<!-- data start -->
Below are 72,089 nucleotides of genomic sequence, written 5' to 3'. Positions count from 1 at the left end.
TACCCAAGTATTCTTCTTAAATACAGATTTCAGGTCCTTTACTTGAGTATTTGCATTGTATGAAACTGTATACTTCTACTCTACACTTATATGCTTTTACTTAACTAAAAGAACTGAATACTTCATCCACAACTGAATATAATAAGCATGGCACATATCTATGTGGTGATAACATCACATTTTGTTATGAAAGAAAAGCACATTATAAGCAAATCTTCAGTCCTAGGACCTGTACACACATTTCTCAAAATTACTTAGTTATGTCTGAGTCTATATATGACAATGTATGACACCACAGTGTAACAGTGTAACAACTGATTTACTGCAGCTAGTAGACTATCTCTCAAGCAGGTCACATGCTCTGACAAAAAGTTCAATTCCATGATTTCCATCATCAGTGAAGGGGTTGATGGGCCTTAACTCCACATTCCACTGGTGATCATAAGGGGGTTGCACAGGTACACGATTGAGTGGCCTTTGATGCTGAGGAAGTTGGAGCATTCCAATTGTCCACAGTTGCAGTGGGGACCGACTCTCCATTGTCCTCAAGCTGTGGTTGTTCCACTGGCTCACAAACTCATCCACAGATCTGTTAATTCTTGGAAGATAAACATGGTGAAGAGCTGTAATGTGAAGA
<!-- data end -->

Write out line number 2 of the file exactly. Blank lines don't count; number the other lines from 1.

TACCCAAGTATTCTTCTTAAATACAGATTTCAGGTCCTTTACTTGAGTATTTGCATTGTATGAAACTGTATACTTCTACTCTACACTTATATGCTTTTACTTAACTAAAAGAACTGAATACTTCATCCACAACTGAATATAATAAGCATGGCACATATCTATGTGGTGATAACATCACATTTTGTTATGAAAGAAAAGCACATTATAAGCAAATCTTCAGTCCTAGGACCTGTACACACATTTCTCAAAATTACTTAGTTATGTCTGAGTCTATATATGACAATGTATGACACCACAGTGTAACAGTGTAACAACTGATTTACTGCAGCTAGTAGACTATCTCTCAAGCAGGTCACATGCTCTGACAAAAAGTTCAATTCCATGATTTCCATCATCAGTGAAGGGGTTGATGGGCCTTAACTCCACATTCCACTGGTGATCATAAGGGGGTTGCACAGGTACACGATTGAGTGGCCTTTGATGCTGAGGAAGTTGGAGCATTCCAATTGTCCACAGTTGCAGTGGGGACCGACTCTCCATTGTCCTCAAGCTGTGGTTGTTCCACTGGCTCACAAACTCATCCACAGATCTGTTAATTCTTGGAAGATAAACATGGTGAAGAGCTGTAATGTGAAGA